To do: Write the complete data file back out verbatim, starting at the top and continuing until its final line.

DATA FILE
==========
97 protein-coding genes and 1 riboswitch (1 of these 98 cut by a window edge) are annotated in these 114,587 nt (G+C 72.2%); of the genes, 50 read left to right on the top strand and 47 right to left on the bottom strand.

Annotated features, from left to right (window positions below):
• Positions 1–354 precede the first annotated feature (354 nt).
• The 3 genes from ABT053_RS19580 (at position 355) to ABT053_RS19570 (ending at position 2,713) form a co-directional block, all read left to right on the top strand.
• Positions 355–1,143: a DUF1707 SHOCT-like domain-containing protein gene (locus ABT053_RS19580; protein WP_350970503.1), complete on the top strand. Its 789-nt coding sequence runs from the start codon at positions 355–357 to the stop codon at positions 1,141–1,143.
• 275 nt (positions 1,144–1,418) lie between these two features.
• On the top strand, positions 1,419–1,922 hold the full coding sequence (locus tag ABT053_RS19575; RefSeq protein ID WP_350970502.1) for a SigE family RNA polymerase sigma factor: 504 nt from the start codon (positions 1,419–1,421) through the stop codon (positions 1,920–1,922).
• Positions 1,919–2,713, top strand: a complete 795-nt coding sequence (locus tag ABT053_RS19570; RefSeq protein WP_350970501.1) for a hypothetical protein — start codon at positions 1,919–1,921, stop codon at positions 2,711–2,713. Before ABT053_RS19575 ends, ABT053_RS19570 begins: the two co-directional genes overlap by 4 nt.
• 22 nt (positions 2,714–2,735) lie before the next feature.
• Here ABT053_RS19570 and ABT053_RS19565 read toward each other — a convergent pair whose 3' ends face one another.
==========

97 protein-coding genes and 1 riboswitch (1 of these 98 cut by a window edge) are annotated in these 114,587 nt (G+C 72.2%); of the genes, 50 read left to right on the top strand and 47 right to left on the bottom strand.

Annotated features, from left to right (window positions below):
• Positions 1–354 precede the first annotated feature (354 nt).
• The 3 genes from ABT053_RS19580 (at position 355) to ABT053_RS19570 (ending at position 2,713) form a co-directional block, all read left to right on the top strand.
• Positions 355–1,143: a DUF1707 SHOCT-like domain-containing protein gene (locus ABT053_RS19580; protein WP_350970503.1), complete on the top strand. Its 789-nt coding sequence runs from the start codon at positions 355–357 to the stop codon at positions 1,141–1,143.
• 275 nt (positions 1,144–1,418) lie between these two features.
• On the top strand, positions 1,419–1,922 hold the full coding sequence (locus tag ABT053_RS19575; RefSeq protein ID WP_350970502.1) for a SigE family RNA polymerase sigma factor: 504 nt from the start codon (positions 1,419–1,421) through the stop codon (positions 1,920–1,922).
• Positions 1,919–2,713, top strand: a complete 795-nt coding sequence (locus tag ABT053_RS19570; RefSeq protein WP_350970501.1) for a hypothetical protein — start codon at positions 1,919–1,921, stop codon at positions 2,711–2,713. Before ABT053_RS19575 ends, ABT053_RS19570 begins: the two co-directional genes overlap by 4 nt.
• 22 nt (positions 2,714–2,735) lie before the next feature.
• Here ABT053_RS19570 and ABT053_RS19565 read toward each other — a convergent pair whose 3' ends face one another.